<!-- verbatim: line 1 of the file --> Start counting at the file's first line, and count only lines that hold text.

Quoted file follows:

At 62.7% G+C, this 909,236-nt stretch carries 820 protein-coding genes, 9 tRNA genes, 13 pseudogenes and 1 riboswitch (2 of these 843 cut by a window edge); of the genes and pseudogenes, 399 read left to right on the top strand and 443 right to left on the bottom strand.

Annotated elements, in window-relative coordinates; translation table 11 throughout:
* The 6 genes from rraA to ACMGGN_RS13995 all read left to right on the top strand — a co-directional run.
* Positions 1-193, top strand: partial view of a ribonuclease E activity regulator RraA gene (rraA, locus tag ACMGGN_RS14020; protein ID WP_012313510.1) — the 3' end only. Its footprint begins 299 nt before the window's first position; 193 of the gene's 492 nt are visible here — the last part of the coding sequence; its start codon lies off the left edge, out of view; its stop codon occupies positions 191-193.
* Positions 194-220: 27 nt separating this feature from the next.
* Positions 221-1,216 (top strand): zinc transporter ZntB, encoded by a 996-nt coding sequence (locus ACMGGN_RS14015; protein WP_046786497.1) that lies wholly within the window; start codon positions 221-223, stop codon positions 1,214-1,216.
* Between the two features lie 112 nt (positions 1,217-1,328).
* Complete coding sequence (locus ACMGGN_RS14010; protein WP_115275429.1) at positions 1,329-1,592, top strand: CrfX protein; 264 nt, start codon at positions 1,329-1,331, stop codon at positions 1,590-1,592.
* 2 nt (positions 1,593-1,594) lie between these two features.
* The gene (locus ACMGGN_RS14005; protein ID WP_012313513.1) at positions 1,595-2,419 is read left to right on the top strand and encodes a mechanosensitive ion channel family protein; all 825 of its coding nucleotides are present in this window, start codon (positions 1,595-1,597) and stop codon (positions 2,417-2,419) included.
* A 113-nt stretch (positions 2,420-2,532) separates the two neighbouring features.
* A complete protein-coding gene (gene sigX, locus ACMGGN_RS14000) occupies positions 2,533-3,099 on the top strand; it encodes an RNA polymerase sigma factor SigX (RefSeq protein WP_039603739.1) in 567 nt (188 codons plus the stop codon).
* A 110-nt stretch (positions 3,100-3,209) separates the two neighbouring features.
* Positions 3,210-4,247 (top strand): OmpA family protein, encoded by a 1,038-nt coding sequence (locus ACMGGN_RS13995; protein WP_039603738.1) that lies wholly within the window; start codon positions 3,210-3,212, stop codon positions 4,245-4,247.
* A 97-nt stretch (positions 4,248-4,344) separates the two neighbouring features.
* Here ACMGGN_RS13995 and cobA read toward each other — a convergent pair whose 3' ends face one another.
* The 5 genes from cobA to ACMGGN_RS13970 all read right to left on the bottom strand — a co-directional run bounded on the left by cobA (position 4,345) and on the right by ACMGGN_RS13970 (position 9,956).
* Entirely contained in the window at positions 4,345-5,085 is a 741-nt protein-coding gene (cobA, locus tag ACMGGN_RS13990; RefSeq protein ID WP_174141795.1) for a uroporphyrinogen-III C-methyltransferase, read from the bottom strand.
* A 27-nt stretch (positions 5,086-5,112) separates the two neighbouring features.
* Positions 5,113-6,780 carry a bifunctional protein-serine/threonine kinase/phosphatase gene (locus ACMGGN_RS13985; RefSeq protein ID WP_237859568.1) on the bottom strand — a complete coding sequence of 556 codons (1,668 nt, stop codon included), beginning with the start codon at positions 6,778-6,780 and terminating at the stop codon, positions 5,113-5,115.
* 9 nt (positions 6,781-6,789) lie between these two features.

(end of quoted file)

At 62.7% G+C, this 909,236-nt stretch carries 820 protein-coding genes, 9 tRNA genes, 13 pseudogenes and 1 riboswitch (2 of these 843 cut by a window edge); of the genes and pseudogenes, 399 read left to right on the top strand and 443 right to left on the bottom strand.